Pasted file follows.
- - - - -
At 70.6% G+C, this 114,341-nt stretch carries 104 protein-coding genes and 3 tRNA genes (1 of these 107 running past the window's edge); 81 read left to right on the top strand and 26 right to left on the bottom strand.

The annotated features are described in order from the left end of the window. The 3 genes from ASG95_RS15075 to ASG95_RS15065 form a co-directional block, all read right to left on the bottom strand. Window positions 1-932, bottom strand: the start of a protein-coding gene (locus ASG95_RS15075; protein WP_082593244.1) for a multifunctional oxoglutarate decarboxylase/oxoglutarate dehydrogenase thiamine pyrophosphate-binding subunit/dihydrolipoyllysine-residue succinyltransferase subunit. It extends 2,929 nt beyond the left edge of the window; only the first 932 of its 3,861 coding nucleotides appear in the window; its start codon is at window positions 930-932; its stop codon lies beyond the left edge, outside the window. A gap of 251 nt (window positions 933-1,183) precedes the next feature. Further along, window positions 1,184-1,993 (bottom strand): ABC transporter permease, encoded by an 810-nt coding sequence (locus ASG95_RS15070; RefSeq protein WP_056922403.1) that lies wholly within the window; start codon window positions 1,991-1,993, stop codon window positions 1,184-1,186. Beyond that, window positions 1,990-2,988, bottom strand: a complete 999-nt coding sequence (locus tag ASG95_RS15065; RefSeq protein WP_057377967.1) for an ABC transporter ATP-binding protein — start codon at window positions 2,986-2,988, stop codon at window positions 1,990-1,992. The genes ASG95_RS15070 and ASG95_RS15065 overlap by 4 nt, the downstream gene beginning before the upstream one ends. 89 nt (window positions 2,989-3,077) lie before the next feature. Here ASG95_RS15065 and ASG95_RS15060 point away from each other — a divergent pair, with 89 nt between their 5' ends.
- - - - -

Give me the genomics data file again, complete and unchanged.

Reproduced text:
At 70.6% G+C, this 114,341-nt stretch carries 104 protein-coding genes and 3 tRNA genes (1 of these 107 running past the window's edge); 81 read left to right on the top strand and 26 right to left on the bottom strand.

The annotated features are described in order from the left end of the window. The 3 genes from ASG95_RS15075 to ASG95_RS15065 form a co-directional block, all read right to left on the bottom strand. Window positions 1-932, bottom strand: the start of a protein-coding gene (locus ASG95_RS15075; protein WP_082593244.1) for a multifunctional oxoglutarate decarboxylase/oxoglutarate dehydrogenase thiamine pyrophosphate-binding subunit/dihydrolipoyllysine-residue succinyltransferase subunit. It extends 2,929 nt beyond the left edge of the window; only the first 932 of its 3,861 coding nucleotides appear in the window; its start codon is at window positions 930-932; its stop codon lies beyond the left edge, outside the window. A gap of 251 nt (window positions 933-1,183) precedes the next feature. Further along, window positions 1,184-1,993 (bottom strand): ABC transporter permease, encoded by an 810-nt coding sequence (locus ASG95_RS15070; RefSeq protein WP_056922403.1) that lies wholly within the window; start codon window positions 1,991-1,993, stop codon window positions 1,184-1,186. Beyond that, window positions 1,990-2,988, bottom strand: a complete 999-nt coding sequence (locus tag ASG95_RS15065; RefSeq protein WP_057377967.1) for an ABC transporter ATP-binding protein — start codon at window positions 2,986-2,988, stop codon at window positions 1,990-1,992. The genes ASG95_RS15070 and ASG95_RS15065 overlap by 4 nt, the downstream gene beginning before the upstream one ends. 89 nt (window positions 2,989-3,077) lie before the next feature. Here ASG95_RS15065 and ASG95_RS15060 point away from each other — a divergent pair, with 89 nt between their 5' ends.